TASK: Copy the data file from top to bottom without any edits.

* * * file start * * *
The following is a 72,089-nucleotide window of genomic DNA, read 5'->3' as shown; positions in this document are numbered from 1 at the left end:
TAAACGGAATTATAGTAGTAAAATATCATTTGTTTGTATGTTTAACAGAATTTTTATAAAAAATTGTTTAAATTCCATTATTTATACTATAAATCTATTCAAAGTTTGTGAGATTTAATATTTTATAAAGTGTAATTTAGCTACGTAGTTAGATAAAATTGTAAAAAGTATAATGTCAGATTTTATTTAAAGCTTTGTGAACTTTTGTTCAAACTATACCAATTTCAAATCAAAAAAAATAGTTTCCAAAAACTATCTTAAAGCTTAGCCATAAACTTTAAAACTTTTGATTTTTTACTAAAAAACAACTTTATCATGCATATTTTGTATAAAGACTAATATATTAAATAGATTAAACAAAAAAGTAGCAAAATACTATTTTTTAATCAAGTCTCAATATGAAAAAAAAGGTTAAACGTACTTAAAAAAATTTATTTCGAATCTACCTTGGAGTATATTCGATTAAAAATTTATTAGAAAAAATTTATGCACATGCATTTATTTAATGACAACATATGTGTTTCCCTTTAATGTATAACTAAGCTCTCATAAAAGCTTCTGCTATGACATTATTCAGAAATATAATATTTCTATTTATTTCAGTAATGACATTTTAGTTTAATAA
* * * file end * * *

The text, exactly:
The following is a 72,089-nucleotide window of genomic DNA, read 5'->3' as shown; positions in this document are numbered from 1 at the left end:
TAAACGGAATTATAGTAGTAAAATATCATTTGTTTGTATGTTTAACAGAATTTTTATAAAAAATTGTTTAAATTCCATTATTTATACTATAAATCTATTCAAAGTTTGTGAGATTTAATATTTTATAAAGTGTAATTTAGCTACGTAGTTAGATAAAATTGTAAAAAGTATAATGTCAGATTTTATTTAAAGCTTTGTGAACTTTTGTTCAAACTATACCAATTTCAAATCAAAAAAAATAGTTTCCAAAAACTATCTTAAAGCTTAGCCATAAACTTTAAAACTTTTGATTTTTTACTAAAAAACAACTTTATCATGCATATTTTGTATAAAGACTAATATATTAAATAGATTAAACAAAAAAGTAGCAAAATACTATTTTTTAATCAAGTCTCAATATGAAAAAAAAGGTTAAACGTACTTAAAAAAATTTATTTCGAATCTACCTTGGAGTATATTCGATTAAAAATTTATTAGAAAAAATTTATGCACATGCATTTATTTAATGACAACATATGTGTTTCCCTTTAATGTATAACTAAGCTCTCATAAAAGCTTCTGCTATGACATTATTCAGAAATATAATATTTCTATTTATTTCAGTAATGACATTTTAGTTTAATAA